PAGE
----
As we recently announced, Google Reader will cease to exist this coming July, leaving many users empty-handed, without one of the key RSS services, and with no other option but to migrate to an alternative service. But, what will happen with all of your Google Reader feeds? Will you lose them just like that? Luckily, you can recover them both from Google Takeout and from the different options that will take Google Reader’s place.
Google Takeout allows you to download a zip file with a backup of your files stored on different Google services, including the condemned Google Reader.
Some of the best alternatives so you can keep reading blogs and content by subscription are divided into two categories: the new generation, which displays the content dynamically, and the old-school ones, to which you’ll have to import content from Google. Here are our choices:
This free service has an easy option for recovering your Google Reader settings without a hassle. It was the first to react to the news, and presents one of the most solid options that has extensions for web browsers in addition to mobile apps for iOS and Android.
This alternative also allows you to import your account settings from Google Reader. It works on the browser, iOS and Android systems, and is as easy as creating a user account and importing the content. The app, which updates in real time, offers direct access to the content’s original website. It can distinguish between your most important feeds as it becomes familiar with your interests, which will appear on the main page. Unlike all the other services, Newsblur offers free and premium features ($1/month).
It’s just like the old Google Reader, only better,” as this service defines itself. But the truth is that it can’t categorize content as Google Reader does. Just as its name indicates, it is an old-school alternative, and only works from the browser, and, despite this, the tidal wave of new subscribers crashed the site a couple days ago. The Old Reader also allows you to import your feeds from your Google account.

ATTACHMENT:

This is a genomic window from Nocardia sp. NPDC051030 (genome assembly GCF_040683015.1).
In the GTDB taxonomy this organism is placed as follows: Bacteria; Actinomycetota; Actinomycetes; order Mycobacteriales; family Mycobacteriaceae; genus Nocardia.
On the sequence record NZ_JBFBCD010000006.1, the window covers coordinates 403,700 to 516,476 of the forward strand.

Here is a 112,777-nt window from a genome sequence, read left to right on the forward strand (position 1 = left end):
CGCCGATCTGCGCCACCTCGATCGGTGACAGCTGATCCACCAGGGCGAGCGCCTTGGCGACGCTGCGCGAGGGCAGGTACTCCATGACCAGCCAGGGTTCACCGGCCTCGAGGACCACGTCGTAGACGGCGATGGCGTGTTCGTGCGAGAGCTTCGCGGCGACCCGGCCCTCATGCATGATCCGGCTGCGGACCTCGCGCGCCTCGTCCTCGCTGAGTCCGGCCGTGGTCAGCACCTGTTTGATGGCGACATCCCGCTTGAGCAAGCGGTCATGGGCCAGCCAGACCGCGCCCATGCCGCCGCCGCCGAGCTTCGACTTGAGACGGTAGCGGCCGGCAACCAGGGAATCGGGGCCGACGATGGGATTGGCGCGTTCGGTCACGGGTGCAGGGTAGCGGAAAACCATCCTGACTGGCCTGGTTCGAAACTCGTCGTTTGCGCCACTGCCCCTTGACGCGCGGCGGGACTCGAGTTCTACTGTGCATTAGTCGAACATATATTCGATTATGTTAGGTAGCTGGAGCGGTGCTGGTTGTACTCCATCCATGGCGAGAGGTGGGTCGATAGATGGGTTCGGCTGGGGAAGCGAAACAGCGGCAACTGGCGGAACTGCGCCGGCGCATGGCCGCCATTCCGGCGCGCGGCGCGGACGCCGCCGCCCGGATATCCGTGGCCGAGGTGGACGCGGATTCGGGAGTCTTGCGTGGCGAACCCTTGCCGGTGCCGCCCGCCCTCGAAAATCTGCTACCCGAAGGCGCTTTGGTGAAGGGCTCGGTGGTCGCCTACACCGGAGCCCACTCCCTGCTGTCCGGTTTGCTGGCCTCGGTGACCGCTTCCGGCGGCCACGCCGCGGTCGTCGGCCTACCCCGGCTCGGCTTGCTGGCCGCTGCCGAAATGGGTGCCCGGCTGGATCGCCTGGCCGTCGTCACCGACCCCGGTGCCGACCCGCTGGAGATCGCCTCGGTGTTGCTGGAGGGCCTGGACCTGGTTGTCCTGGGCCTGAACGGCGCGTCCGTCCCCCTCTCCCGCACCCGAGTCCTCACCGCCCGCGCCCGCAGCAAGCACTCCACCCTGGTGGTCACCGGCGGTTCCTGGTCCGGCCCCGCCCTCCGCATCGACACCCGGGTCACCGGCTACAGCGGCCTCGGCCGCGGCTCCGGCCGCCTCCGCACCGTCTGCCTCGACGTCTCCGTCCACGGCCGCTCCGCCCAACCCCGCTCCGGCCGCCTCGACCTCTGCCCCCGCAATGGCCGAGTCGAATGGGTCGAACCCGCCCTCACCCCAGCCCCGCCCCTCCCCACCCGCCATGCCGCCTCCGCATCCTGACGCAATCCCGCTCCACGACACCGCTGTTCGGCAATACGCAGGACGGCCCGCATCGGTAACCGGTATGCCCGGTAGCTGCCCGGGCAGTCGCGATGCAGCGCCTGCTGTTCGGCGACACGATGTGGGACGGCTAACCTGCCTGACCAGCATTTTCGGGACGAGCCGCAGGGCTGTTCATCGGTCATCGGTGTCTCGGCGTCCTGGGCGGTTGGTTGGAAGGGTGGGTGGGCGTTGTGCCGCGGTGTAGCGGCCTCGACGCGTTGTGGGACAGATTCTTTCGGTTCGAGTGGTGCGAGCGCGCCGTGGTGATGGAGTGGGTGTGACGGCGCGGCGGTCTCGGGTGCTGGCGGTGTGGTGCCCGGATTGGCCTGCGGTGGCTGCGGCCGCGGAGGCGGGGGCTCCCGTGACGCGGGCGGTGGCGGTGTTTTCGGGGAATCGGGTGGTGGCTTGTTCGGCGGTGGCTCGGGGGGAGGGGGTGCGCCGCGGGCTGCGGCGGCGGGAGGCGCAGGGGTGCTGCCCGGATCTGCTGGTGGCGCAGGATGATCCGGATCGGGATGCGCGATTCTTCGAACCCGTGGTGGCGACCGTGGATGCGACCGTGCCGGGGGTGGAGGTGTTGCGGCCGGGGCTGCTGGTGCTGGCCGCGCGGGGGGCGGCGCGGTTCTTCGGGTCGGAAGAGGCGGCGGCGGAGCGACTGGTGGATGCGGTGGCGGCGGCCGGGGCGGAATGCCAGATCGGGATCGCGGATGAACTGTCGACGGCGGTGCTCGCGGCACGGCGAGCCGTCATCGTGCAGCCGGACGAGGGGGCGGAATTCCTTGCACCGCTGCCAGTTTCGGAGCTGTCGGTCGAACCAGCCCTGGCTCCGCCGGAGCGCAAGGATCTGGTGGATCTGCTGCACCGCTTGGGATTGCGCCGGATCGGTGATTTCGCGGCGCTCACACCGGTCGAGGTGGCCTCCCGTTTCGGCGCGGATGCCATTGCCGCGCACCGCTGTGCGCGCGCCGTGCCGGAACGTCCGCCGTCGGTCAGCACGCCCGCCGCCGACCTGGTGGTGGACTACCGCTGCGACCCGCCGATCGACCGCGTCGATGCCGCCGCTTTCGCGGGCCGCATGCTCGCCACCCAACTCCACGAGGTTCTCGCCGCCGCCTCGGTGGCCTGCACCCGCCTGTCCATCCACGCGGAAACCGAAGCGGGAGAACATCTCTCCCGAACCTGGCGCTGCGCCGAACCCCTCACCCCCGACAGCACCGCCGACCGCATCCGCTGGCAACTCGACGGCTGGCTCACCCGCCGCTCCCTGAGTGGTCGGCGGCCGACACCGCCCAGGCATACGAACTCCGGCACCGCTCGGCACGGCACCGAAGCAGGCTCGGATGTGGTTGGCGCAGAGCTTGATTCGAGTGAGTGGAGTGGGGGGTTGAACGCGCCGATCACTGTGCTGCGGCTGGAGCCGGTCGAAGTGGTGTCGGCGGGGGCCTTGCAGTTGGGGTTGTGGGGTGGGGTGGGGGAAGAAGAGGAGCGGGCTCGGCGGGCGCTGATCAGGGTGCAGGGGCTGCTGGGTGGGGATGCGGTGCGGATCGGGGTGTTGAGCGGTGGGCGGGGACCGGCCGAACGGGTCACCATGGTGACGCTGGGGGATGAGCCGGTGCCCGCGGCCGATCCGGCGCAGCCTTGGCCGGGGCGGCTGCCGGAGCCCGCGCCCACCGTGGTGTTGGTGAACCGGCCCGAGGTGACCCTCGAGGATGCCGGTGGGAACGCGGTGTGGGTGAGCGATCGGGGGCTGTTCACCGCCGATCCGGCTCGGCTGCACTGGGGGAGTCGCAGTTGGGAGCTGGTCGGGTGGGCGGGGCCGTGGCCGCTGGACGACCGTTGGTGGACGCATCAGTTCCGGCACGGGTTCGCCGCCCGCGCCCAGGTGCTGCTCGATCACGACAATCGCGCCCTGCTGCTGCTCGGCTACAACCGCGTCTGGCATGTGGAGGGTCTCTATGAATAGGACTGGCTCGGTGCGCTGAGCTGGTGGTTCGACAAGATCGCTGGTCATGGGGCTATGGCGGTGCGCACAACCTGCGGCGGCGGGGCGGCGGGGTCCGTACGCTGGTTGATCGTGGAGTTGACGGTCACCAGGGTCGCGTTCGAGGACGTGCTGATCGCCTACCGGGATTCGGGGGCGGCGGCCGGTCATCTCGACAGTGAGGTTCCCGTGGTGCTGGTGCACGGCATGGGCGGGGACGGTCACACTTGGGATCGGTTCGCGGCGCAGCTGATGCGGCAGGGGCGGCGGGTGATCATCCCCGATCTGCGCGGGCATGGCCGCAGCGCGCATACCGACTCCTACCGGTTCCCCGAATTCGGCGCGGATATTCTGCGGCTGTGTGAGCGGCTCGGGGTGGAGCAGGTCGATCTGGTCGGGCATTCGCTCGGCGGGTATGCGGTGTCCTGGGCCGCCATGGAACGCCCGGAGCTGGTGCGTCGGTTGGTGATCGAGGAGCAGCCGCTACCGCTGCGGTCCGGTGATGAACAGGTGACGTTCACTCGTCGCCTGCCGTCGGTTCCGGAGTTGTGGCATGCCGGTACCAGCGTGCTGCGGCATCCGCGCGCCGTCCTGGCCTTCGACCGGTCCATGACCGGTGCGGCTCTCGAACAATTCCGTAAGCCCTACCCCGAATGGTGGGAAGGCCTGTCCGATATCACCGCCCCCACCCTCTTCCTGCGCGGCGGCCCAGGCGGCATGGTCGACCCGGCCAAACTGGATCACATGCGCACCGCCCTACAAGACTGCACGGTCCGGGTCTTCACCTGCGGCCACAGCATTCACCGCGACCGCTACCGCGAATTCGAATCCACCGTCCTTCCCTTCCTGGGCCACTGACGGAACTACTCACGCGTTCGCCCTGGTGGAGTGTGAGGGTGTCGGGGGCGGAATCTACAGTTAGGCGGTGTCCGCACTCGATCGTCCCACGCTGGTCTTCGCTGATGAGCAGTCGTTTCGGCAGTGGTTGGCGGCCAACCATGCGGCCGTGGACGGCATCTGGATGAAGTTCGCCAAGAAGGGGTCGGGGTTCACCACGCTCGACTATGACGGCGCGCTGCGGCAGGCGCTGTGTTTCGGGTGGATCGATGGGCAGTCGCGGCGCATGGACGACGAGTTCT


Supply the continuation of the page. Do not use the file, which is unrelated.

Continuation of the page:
This is a service that leaves the traditional reading of feeds behind and bets it all on an experience that transforms your mobile device into a digital magazine that displays all the RSS that you subscribe to. Upon creating a Flipboard account, all you have to do is link it to your Google Reader account, and all your feeds will copy over.
With it’s slogan, “Your News DJ,” Taptu offers apps for Android and iOS. It allows you to easily add your Google Reader content. All you have to do is create an account, link it to your Google account, and Taptu will grab all the feeds that you had with the service.
Pulse is one of the most visual options for accessing your subscriptions. This service displays the content with a series of photographs, and is available on browsers, iOS, and Android. It is very simple, and among its strong points is the ability to integrate with Google Reader and your Facebook profile.
This reader has a very intuitive design. It doesn’t install any extensions on your web browser, and stands out for its views that can adapt to many different styles according to user’s preference. It includes options, just as other platforms, for marking favorites, and sharing news. Unfortunately, this service cannot connect with Google Reader.
This option is a paid service only ($30). It is well organized, and categorizes the content by identifying what is most important that day based on different variables of popularity, avoiding that anything get by unnoticed.